A Date with Ebola

“I am Ebola,” he said, extending his hand with rather too much confidence, as if this was a job interview instead of a date.

She hardly had time to sit down before he continued: “I am currently the most feared virus in the world. I have virtually shut down the Western part of Africa, with more than 5,700 confirmed deaths. I kill more than 50% of my victims, and lately I was even a hot topic in the US election campaign.”

“People all around the world are really scared of me,” he added after a pause which was too obviously planned for its effect. She could imagine him practicing it in front of the mirror.

As he rambled on about infections, symptoms, the lack of vaccines, the fear of medical staff and closed airports, she was no longer listening, checking out other people at the bar instead. It had been a mistake to agree on a date with a guy much younger than herself.

Relief was her first reaction when, after the most boring 45 minutes of her life, he said: “Hey, I am sorry I need to run, but there are more people to be infected.” His faced turned into a big winking smiley, which despite its fakeness invited one to punch him for real.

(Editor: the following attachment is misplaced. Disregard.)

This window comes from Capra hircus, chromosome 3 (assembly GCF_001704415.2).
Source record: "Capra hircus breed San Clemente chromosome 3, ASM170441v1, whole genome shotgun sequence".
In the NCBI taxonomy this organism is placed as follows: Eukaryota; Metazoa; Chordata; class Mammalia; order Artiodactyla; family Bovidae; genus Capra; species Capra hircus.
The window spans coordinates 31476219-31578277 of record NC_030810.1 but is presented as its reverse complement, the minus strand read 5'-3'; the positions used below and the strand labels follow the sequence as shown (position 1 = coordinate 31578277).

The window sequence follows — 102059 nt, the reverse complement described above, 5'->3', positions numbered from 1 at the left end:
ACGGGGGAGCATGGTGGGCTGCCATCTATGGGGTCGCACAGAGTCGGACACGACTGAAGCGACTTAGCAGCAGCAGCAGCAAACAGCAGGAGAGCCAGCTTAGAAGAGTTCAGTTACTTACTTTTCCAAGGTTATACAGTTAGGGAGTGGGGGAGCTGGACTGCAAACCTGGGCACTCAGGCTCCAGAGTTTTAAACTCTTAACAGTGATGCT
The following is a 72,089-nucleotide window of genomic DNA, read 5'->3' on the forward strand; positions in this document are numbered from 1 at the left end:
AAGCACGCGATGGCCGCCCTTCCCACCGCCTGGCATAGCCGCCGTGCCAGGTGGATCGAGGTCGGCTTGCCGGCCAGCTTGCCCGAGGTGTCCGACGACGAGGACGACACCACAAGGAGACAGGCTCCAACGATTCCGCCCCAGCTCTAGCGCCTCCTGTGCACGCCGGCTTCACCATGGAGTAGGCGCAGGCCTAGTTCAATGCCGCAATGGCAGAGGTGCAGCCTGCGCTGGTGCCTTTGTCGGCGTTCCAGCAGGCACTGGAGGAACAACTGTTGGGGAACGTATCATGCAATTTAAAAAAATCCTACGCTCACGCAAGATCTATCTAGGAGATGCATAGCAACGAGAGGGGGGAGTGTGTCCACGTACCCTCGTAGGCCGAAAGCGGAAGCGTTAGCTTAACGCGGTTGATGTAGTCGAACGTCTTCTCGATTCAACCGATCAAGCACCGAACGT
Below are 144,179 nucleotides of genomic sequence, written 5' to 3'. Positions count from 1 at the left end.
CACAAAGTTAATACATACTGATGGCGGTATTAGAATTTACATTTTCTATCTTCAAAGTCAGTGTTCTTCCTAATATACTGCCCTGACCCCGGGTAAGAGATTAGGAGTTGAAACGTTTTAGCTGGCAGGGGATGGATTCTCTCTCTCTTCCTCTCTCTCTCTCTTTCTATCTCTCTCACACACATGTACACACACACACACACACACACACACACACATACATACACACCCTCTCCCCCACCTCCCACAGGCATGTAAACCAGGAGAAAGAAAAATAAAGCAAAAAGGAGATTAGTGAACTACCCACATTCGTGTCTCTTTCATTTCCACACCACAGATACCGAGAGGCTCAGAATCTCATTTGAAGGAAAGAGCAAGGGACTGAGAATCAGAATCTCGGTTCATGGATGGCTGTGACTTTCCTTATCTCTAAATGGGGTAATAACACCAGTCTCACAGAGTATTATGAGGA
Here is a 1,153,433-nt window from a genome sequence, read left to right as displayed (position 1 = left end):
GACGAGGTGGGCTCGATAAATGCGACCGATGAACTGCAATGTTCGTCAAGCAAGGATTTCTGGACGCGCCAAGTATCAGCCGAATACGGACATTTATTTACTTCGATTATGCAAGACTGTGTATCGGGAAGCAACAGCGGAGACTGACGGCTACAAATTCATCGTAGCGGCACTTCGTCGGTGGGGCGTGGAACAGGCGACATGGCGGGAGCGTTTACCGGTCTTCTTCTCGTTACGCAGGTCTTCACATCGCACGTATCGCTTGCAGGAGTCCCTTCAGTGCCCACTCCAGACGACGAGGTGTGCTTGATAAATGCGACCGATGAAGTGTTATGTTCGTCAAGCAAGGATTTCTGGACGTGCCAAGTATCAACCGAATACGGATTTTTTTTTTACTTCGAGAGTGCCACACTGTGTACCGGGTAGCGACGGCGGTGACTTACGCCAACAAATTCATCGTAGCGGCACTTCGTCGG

“That was a very cute story,” she said, knowing that he would hate that word. Her smile was authentic, if scoffing. “My name is the Plague, but I am retired now.” It didn’t seem to register.

As she walked home, alone underneath the misty moon, for the first time in centuries she contemplated making a comeback. Just to put these overeager youngsters in their place.

Pest im Mittelalter(Hier gibt es diese Geschichte auf Deutsch.)

About Andreas Moser

Travelling the world and writing about it. I have degrees in law and philosophy, but I'd much rather be a journalist, a spy or a hobo.
This entry was posted in Death, Fiction, Health and tagged . Bookmark the permalink.

5 Responses to A Date with Ebola

  1. Don says:

    Ebola would LOVE to meet Adolf Hitler… in Estonia…

  2. Joe Lizak says:

    The Plague (and Hantavirus) show themselves from time to time here in the Southwest U.S. Usually it’s caught from someone sweeping out an old barn or shed with deer mouse droppings that carry the bacteria. It seems like most everyone survives if they seek medical attention. We don’t live with rats in the walls carrying fleas anymore like back in 1346. I wouldn’t worry to much about the Plague. The bird flu or SARS or MERS is more of a concern. Someday a wacko scientist working at Fort Detrick will accidentally on purpose, set loose a bio-weapon. It’s just a matter of time.

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